maximum stress will be induced at the edge of the hole.

max imumstress
K t
noinalstress
Kt depends upon material and geometry of the part.
Methods of Reducing Stress Concentration
Avoiding sharp corners
Providing fillets
Use of multiple holes instead of single hole.
Undercutting the shoulder part
PRINCIPLE STRESSES AND PRINCIPLE PLANES
The planes which have no shear stress are known as principle planes (=0).

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Sub Code: ME53


The normal stresses acting on the principle planes are known as principle stresses.
Two principle stresses are

x y
2

x 2

xy 2

xy 2

Maximum shear stress

max

1
2

42

APPLICATION OF PRINCIPLE STRESSES AND PRINCIPLE PLANES


Maximum tensile stress

t max t 1 t 2 42

Maximum compressive stress

cmax c 1 c 2 42

Maximum shear stress

max

1
2

THEORIES OF FAILURE
Stress produce in a body due to the application of the load is beyond the elastic limit the
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permanent deformation occurs in the body. If the load is removed the body will not retain its

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Sub Code: ME53


original shape. There are some permanent deformations in the body. Whenever permanent deformation occurs
in the body the body is said to be failed. The failure of a component due to increase of tensile stress or due to
other quantities such as shear stress and strain energy also attain definite values and any one of these may be
deciding factor of the failure have advanced to explain the cause of failure.

According to the important theories the failure takes place when a certain limiting value
is reached by one of the following
(i) Maximum principal stress (or) maximum normal stress (or) Ranking theory
Failure occurs when the maximum normal stress is equal to the tensile yield strength.
1(or) 2(or) 3(which is maximum) =y/n (for ductile material)
1(or) 2(or) 3(which is maximum) =u/n (for brittle material)
Where y-yield stress, u-ultimate stress, n-factor of safety
This theory is based on failure in tensile or compression and ignores the possibility of failure due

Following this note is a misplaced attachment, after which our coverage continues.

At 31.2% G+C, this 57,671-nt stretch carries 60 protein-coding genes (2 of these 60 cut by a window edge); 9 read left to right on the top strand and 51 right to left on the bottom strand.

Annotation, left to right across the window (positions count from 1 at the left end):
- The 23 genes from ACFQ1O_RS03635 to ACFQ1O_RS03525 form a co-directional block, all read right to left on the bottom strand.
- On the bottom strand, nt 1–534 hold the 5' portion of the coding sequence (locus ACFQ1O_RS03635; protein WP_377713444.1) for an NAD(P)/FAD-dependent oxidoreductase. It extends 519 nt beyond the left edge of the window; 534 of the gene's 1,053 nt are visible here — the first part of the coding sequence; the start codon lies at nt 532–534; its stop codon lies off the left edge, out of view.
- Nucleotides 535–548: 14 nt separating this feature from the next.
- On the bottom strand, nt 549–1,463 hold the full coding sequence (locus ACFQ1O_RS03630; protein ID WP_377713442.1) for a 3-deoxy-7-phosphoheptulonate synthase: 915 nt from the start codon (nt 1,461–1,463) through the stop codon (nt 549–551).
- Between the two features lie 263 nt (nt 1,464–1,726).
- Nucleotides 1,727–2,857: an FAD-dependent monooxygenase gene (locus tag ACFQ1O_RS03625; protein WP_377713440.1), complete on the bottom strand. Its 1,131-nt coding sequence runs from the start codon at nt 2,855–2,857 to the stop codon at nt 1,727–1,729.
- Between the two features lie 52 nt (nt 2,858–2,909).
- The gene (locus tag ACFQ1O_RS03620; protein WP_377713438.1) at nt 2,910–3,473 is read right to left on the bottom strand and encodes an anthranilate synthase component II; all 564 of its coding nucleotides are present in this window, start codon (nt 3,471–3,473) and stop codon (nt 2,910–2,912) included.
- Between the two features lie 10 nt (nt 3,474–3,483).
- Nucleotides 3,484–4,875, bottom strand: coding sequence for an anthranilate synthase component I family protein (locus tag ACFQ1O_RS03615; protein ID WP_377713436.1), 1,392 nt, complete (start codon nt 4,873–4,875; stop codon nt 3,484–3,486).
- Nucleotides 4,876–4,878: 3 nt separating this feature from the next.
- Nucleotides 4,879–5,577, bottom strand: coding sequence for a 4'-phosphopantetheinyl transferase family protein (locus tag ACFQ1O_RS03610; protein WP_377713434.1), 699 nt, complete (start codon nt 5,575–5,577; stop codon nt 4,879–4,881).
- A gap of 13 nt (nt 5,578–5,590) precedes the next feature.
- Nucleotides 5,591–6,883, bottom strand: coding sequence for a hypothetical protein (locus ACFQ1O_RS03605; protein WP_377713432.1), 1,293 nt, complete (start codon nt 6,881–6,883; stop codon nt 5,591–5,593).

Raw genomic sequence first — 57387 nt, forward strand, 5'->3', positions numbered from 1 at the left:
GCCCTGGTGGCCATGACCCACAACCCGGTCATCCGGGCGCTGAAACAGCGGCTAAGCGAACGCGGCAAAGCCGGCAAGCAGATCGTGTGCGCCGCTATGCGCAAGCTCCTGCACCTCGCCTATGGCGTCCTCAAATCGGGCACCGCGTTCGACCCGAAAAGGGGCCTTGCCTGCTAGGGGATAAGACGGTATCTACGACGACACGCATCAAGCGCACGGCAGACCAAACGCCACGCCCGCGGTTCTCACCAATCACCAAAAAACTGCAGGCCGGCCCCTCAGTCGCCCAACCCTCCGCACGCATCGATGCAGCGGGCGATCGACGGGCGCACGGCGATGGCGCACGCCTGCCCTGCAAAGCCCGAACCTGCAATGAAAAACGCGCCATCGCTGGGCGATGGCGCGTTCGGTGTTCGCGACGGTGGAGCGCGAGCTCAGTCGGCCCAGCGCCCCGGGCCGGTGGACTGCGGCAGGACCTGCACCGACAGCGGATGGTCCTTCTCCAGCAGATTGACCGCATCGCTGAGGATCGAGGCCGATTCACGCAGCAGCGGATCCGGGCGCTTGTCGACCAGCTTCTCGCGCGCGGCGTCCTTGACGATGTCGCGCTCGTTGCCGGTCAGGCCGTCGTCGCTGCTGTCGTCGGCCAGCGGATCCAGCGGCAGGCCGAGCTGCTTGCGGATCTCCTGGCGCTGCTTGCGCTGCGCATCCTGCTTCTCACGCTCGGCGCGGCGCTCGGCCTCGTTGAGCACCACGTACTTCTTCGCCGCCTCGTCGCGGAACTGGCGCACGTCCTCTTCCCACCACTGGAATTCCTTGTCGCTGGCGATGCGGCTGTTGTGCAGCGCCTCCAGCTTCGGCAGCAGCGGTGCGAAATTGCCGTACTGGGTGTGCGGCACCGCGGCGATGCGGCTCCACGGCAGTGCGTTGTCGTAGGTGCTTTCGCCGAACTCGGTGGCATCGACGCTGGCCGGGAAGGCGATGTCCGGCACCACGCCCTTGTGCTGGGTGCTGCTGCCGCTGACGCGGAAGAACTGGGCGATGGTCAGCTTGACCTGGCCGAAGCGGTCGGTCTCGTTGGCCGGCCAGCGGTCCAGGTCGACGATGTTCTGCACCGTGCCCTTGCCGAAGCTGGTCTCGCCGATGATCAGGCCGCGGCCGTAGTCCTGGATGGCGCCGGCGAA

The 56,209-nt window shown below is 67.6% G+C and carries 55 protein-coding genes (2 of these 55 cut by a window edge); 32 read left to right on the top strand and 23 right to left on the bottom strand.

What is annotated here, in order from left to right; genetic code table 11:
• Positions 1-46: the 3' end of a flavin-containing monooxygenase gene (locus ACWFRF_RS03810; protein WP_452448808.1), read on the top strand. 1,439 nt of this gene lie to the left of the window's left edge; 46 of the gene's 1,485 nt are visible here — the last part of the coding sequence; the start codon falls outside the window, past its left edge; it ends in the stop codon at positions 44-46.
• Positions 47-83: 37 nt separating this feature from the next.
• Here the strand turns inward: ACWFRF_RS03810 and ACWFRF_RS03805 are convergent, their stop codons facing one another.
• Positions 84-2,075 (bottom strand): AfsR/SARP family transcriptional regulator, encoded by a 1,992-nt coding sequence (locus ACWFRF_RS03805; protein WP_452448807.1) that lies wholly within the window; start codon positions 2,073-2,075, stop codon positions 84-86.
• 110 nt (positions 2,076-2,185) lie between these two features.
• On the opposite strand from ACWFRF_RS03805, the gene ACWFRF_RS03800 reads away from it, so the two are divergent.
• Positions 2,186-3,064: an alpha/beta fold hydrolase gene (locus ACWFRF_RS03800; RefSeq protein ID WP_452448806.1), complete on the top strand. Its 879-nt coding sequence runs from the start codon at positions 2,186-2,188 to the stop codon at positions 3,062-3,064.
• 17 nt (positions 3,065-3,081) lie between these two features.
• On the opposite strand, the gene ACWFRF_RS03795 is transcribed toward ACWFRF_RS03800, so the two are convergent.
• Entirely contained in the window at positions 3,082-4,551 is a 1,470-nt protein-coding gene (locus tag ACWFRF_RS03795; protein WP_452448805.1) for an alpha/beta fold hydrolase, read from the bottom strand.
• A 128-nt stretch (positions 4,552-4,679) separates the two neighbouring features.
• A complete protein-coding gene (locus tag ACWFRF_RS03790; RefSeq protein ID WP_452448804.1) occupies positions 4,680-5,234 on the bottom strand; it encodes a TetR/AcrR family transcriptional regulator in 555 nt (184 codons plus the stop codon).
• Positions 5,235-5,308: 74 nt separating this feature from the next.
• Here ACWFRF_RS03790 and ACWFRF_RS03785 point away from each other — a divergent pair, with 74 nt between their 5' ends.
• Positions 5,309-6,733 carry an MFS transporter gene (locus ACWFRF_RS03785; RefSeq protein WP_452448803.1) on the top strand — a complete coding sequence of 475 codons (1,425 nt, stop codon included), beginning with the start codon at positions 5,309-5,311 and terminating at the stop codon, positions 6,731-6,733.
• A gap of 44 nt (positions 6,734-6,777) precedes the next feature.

to shearing stress, ductile material mostly fail by shearing. So this theory is used for brittle
material.
(ii) Maximum shear theory (or) Guests theory (or) Coloumb theory
Failure occurs when the maximum shear stress developed in the machine member
becomes equal to the maximum shear stress at yielding in a tensile test.
(1-2) or (2-3) or (3-1) = y/n
This theory is mostly used for ductile materials.
(iii) Maximum strain theory (or) Venants theory
Failure occurs when the maximum strain in the member equal in the tensile yield strain.
1-(2+3) (or) 2-(3+1) (or) 3-(1+2) =y/n
- Poisson ratio

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Sub Code: ME53


(iv) Maximum strain energy theory
Failure is induced in the member when the strain energy stored per unit volume of the
member becomes equal to the strain energy per unit volume at the yield point.
12+22+32-2(12+23+31) = (y/n)2
(v) Distortion energy theory (Vonmiseshenky theory)
12+22+32-12-23-3= (y/n)2
DESIGN OF VARIABLE LOADING
Consider a rotating beam of circular cross section and carrying a load of W, this load
induces stresses in the beam which are cyclic in nature.
Upper fibers of beam(a) under compression and lower fiber (B) tensile after half
revolution the point B occupies the position of point A and point A occupies the point of B. thus
point B is now compression and point A is tensile.

The stresses which vary from one value of compressive to same value of tensile or vice
versa are known as completely reversed or cyclic stresses.
The stresses which vary from a minimum value to a maximum value of same nature is
called fluctuating stresses.
The stresses which vary from zero to a certain maximum value are called repeated
stresses.
The stresses which vary from a minimum value to a maximum value of the opposite
nature is called alternative stresses (from a certain minimum compressive to a maximum
tensile or minimum tensile to a certain maximum compressive).

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Sub Code: ME53

NOTCH SENSITIVITY (q)


This is defined as the degree to which the actual stress concentration effect compares
with theoretical stress concentration effect.
ENDURANCE LIMIT
It is defined as maximum value of completely reversed bending stress which a polished
specimen can withstand without failure for infinite number of cycles.
FACTORS AFFECTING ENDURANCE STRENGTH
Load factor (KL)
1. Surface finish factor(KSF)
2. Size factor(KSZ)
3. Reliability factor(KR)
4. Miscellaneous factors(K)